WASHINGTON – President Joe Biden consulted with European leaders on Monday afternoon as pressure builds between Russia and NATO over Ukraine.
NATO said Monday it would move more military equipment and troops into countries on the alliance’s eastern front. Russia has built up at least 100,000 troops on its border with Ukraine, threatening that conflict may be necessary to preserve its national security.
Also Monday, the Pentagon announced it is putting 8,500 U.S. troops on "heightened alert" for possible deployment to Eastern Europe amid the crisis.
"No decisions have been made to deploy any forces from the United States at this time," Pentagon press secretary John Kirby said Monday during a briefing.
Kirby said many of the troops put on alert were ordered to prepare to mobilize within 10 days. That will be shortened to five days for some, but not all, of the notified service members.
“It’s very clear that the Russians right now have no intention of de-escalating," Kirby said. The Pentagon “wanted to make sure we were ready.”
Denmark is sending a frigate and deploying F-16 warplanes to Lithuania; Spain will send warships and could send fighter jets to Bulgaria; and France stands ready to send troops to Romania.
"We will always respond to any deterioration of our security environment, including through strengthening our collective defense," NATO Secretary General Jens Stoltenberg said in a statement.
Biden said last week that the United States would move more troops and equipment into NATO's eastern countries, should Russia continue to threaten an invasion.
"We've never ruled out providing additional assistance to eastern flank countries in advance of any invasion," White House press secretary Jen Psaki said during a regular press briefing Monday. She said talks with allies on U.S. troop and weapons deployments are "ongoing."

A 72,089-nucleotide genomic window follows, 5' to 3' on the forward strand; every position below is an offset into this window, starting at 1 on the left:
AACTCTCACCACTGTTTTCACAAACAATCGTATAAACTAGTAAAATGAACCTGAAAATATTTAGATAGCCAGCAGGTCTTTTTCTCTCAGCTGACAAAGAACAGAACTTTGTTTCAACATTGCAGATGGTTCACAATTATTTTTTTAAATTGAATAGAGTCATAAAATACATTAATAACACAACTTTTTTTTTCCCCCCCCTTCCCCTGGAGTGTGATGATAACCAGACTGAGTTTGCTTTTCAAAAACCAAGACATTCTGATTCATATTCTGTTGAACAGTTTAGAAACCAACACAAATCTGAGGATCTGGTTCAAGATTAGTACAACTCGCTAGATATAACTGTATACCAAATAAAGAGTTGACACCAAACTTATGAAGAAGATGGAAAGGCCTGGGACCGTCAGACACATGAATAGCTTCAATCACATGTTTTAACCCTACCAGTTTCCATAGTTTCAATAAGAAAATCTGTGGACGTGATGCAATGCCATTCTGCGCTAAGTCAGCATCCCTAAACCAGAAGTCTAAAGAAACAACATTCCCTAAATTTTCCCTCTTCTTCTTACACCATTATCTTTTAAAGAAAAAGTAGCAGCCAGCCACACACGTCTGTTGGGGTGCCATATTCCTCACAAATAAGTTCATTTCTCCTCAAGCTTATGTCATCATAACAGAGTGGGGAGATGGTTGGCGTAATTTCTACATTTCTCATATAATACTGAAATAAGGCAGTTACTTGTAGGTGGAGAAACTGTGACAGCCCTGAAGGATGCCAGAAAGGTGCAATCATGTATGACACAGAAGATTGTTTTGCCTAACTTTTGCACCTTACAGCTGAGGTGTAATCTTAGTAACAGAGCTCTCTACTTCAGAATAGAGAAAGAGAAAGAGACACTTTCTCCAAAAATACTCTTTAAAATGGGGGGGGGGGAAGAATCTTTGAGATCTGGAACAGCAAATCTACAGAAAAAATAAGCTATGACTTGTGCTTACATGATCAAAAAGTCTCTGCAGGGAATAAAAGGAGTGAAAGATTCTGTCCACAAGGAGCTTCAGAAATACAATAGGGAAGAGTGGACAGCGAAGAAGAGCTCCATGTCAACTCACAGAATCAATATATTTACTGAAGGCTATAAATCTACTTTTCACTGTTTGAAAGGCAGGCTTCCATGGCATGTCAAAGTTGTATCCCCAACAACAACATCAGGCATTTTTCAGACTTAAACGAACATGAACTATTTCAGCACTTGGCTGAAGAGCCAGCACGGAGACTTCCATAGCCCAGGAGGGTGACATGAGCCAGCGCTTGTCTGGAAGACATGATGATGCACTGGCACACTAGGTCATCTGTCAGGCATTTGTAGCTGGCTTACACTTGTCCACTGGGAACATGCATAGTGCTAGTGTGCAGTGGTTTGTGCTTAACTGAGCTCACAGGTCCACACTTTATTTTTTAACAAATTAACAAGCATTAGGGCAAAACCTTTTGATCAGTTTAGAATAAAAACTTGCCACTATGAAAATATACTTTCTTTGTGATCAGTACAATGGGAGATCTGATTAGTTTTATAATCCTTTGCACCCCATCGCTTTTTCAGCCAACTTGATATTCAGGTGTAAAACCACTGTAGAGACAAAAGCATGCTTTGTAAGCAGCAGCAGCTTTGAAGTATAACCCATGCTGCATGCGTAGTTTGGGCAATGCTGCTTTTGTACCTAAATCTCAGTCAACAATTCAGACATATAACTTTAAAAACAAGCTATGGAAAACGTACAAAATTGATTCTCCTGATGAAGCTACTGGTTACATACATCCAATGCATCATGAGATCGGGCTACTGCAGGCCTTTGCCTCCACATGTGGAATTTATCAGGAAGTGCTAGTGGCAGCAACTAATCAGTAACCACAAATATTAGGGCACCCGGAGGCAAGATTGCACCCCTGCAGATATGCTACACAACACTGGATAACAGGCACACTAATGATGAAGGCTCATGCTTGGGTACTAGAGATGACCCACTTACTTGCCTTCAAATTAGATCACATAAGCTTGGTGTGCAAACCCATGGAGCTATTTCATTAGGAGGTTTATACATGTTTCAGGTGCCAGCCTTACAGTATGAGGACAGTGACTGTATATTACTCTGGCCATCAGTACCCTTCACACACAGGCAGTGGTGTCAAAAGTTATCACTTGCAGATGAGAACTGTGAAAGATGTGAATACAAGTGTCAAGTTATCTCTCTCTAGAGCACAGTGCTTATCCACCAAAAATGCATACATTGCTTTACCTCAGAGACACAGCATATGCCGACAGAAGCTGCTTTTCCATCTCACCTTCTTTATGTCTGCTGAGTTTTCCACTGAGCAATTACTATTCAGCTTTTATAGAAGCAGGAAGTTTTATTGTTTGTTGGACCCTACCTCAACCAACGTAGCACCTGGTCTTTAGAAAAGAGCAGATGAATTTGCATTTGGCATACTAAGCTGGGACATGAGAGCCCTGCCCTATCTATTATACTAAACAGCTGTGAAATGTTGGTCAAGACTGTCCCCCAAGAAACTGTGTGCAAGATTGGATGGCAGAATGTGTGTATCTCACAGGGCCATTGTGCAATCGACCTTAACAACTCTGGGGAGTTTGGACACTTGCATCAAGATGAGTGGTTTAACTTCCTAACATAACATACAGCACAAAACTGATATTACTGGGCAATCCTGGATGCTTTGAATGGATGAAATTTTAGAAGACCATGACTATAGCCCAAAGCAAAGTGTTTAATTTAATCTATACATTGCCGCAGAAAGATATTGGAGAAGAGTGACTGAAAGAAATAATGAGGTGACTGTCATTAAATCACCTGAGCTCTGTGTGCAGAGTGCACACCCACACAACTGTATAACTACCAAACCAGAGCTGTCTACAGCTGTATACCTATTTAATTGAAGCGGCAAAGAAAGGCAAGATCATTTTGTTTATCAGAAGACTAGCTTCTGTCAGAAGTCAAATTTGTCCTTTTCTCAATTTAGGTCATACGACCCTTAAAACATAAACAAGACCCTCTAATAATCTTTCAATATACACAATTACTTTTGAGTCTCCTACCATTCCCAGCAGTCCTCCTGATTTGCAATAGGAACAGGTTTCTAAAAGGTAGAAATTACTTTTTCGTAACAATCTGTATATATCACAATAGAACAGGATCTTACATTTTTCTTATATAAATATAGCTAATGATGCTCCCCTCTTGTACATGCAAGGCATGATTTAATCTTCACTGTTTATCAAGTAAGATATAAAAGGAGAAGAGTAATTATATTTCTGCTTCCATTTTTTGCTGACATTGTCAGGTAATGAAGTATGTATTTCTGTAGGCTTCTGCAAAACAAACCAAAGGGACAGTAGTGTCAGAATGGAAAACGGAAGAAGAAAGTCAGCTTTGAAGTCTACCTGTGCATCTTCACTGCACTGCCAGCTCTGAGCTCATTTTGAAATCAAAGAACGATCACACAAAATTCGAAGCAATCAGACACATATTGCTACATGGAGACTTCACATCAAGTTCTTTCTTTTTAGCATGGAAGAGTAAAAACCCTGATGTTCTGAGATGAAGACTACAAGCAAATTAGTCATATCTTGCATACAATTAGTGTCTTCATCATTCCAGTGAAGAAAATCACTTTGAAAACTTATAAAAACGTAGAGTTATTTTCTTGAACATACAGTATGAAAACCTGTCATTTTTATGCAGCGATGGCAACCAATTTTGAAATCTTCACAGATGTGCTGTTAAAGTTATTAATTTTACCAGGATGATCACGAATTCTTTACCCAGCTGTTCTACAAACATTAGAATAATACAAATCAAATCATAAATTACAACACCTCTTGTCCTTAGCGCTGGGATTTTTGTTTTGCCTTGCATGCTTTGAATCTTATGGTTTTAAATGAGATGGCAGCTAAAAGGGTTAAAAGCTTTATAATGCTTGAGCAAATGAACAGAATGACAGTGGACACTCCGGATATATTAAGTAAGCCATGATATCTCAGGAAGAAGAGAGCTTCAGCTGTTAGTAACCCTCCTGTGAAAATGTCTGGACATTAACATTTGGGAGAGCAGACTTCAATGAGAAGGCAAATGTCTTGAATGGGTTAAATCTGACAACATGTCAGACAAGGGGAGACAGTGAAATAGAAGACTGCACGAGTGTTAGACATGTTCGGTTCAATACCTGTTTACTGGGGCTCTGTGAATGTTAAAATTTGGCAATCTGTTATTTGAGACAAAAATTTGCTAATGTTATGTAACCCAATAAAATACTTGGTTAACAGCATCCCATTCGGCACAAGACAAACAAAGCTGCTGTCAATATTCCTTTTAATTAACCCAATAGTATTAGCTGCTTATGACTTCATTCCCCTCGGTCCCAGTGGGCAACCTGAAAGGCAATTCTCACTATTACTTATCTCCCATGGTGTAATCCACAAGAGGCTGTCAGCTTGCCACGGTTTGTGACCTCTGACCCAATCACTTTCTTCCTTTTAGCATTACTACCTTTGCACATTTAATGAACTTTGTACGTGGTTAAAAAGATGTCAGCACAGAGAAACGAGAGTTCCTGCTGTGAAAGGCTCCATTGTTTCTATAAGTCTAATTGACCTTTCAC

Sunday, the United States ordered the families of U.S. diplomats to leave Kyiv, an action several European diplomats called premature. The United Kingdom announced the same move on Monday, saying it was “in response to the growing threat from Russia.”
"Now is the time to leave, and there are means to do that," Psaki said in a message directed to Americans in Ukraine, noting that the situation was similar to emergency calls to evacuate in Afghanistan, Ethiopia and Kazakhstan , among others.
She said there are no plans to evacuate Americans from Ukraine by military aircraft, except the families of U.S. diplomats. Other Americans have been encouraged to leave via available commercial flights.
Diplomatic talks between the West and Russia slowed as negotiations expanded into a broader debate over the security structure of post-Cold War Europe.
The White House said Biden spoke Monday afternoon via a video call with European Commission President Ursula von der Leyen, European Council President Charles Michel, French President Emmanuel Macron, German Chancellor Olaf Scholz, Italian Prime Minister Mario Draghi, NATO's Stoltenberg, Polish President Andrzej Duda and British Prime Minister Boris Johnson.